In the last years quality issues like flavour control, beer stability and general cost savings in the industry go hand in hand with efficient solutions of environmental problems. Future aspects focus on a wider application of enzymes to brew with high amounts of inexpensive raw materials like barley. Alternative beer processes for production of wort and beer with higher productivity and reduced amounts of waste and by-products are under development.
Beer and wine are both alcoholic beverages which have been part of our social life for thousands of years. Both beverages are produced by yeast fermentation of sugars. Wine is based on grapes, and beer is traditionally based on barley. The matured grapes already contain the sugars needed for the fermentation, while barley contain starch that has to be broken down to fermentable sugars before the yeast can make alcohol. Therefore, traditional brewing contains and extra step compared with wine-making, namely malting in which enzymes needed for the degradation of starch into fermentable sugars are produced.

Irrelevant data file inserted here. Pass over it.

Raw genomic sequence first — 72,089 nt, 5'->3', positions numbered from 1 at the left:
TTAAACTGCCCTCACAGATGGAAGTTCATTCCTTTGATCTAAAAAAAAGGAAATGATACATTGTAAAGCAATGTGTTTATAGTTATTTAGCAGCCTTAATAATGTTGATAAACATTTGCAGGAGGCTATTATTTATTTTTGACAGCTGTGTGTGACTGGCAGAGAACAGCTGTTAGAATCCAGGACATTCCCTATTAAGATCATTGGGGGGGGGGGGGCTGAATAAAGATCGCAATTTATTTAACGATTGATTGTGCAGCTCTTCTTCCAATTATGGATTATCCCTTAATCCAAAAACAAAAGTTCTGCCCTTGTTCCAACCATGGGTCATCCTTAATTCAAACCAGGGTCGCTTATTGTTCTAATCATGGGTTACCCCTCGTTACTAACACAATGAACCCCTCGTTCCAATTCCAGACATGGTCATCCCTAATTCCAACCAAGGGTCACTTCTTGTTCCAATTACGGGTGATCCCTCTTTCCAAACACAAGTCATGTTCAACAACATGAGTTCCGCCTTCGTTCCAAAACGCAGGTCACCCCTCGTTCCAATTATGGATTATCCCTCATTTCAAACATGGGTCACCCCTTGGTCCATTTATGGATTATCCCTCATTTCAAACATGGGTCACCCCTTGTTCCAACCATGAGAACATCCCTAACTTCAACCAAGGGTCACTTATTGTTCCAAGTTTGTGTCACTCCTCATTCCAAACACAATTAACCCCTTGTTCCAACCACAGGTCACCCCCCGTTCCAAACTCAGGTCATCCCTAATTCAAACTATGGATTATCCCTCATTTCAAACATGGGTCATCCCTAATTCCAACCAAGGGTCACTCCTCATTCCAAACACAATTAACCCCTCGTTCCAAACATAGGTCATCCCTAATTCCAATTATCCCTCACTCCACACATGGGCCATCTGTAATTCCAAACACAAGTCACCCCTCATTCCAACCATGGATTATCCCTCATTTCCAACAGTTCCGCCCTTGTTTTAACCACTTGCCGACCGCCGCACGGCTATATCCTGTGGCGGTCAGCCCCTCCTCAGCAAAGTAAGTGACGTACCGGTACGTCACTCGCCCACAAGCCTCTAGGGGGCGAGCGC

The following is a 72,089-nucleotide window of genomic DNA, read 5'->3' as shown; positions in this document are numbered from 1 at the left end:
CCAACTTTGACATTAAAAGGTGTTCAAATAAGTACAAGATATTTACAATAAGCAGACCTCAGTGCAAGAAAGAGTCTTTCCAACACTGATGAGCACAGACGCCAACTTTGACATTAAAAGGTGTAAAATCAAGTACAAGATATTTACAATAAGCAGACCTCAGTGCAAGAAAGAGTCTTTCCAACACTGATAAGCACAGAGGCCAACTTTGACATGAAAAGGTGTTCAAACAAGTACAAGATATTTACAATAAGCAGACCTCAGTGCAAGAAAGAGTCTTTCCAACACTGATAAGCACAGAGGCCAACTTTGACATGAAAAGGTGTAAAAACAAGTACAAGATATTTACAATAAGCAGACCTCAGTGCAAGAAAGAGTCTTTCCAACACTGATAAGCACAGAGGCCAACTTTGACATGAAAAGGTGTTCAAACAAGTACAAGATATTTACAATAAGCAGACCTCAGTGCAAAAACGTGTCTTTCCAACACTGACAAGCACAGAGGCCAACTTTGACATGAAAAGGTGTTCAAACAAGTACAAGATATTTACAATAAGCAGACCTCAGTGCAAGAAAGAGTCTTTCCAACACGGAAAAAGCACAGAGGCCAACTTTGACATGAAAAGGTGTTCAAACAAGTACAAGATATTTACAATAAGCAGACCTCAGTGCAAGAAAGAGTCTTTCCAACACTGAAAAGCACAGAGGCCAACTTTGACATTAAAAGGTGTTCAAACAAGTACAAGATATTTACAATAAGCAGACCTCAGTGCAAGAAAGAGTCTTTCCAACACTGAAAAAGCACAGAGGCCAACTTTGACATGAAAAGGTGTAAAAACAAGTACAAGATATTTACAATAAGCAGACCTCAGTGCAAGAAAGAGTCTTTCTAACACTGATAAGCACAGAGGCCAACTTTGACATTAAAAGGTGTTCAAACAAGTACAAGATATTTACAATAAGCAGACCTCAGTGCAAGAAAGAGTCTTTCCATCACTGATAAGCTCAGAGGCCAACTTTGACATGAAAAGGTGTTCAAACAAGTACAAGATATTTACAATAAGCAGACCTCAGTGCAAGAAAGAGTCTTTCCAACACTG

Malt is germinated barley or other cereals like wheat and sorghum: First the grains are "steeped" bringing the water content from about 12% to 45%, then they are allowed to germinate for 4-6 days and finally the germination is stopped by heating (kilning) reaching a final moisture content of about 4%. Some enzymes are already present in the barley, e.g. β-amylases, but the majority of enzymes are produced during the germination, e.g. α-amylases and proteases, and in the final malt all the enzymes needed for the conversion of "grains" into a fermentable liquid